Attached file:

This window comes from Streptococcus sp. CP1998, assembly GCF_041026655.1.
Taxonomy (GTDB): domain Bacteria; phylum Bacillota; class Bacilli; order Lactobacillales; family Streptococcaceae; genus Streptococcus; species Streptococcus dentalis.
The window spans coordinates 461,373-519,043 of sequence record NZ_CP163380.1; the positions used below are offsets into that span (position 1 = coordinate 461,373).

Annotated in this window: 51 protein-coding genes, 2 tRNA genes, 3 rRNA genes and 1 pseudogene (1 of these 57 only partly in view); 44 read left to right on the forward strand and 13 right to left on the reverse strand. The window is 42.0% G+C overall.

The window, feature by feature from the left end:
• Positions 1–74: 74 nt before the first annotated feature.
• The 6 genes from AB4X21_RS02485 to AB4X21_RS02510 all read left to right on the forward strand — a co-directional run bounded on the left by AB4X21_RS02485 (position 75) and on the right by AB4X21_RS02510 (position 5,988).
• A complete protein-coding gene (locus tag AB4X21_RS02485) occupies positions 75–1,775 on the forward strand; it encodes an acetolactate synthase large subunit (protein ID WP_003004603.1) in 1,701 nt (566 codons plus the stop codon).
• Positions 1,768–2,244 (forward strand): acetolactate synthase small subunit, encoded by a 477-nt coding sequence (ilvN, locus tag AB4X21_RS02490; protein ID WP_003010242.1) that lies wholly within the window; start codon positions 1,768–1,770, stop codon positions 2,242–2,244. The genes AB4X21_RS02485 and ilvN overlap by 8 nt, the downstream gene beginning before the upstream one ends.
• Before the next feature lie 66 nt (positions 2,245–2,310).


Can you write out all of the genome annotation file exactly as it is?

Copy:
This window comes from Streptococcus sp. CP1998, assembly GCF_041026655.1.
Taxonomy (GTDB): domain Bacteria; phylum Bacillota; class Bacilli; order Lactobacillales; family Streptococcaceae; genus Streptococcus; species Streptococcus dentalis.
The window spans coordinates 461,373-519,043 of sequence record NZ_CP163380.1; the positions used below are offsets into that span (position 1 = coordinate 461,373).

Annotated in this window: 51 protein-coding genes, 2 tRNA genes, 3 rRNA genes and 1 pseudogene (1 of these 57 only partly in view); 44 read left to right on the forward strand and 13 right to left on the reverse strand. The window is 42.0% G+C overall.

The window, feature by feature from the left end:
• Positions 1–74: 74 nt before the first annotated feature.
• The 6 genes from AB4X21_RS02485 to AB4X21_RS02510 all read left to right on the forward strand — a co-directional run bounded on the left by AB4X21_RS02485 (position 75) and on the right by AB4X21_RS02510 (position 5,988).
• A complete protein-coding gene (locus tag AB4X21_RS02485) occupies positions 75–1,775 on the forward strand; it encodes an acetolactate synthase large subunit (protein ID WP_003004603.1) in 1,701 nt (566 codons plus the stop codon).
• Positions 1,768–2,244 (forward strand): acetolactate synthase small subunit, encoded by a 477-nt coding sequence (ilvN, locus tag AB4X21_RS02490; protein ID WP_003010242.1) that lies wholly within the window; start codon positions 1,768–1,770, stop codon positions 2,242–2,244. The genes AB4X21_RS02485 and ilvN overlap by 8 nt, the downstream gene beginning before the upstream one ends.
• Before the next feature lie 66 nt (positions 2,245–2,310).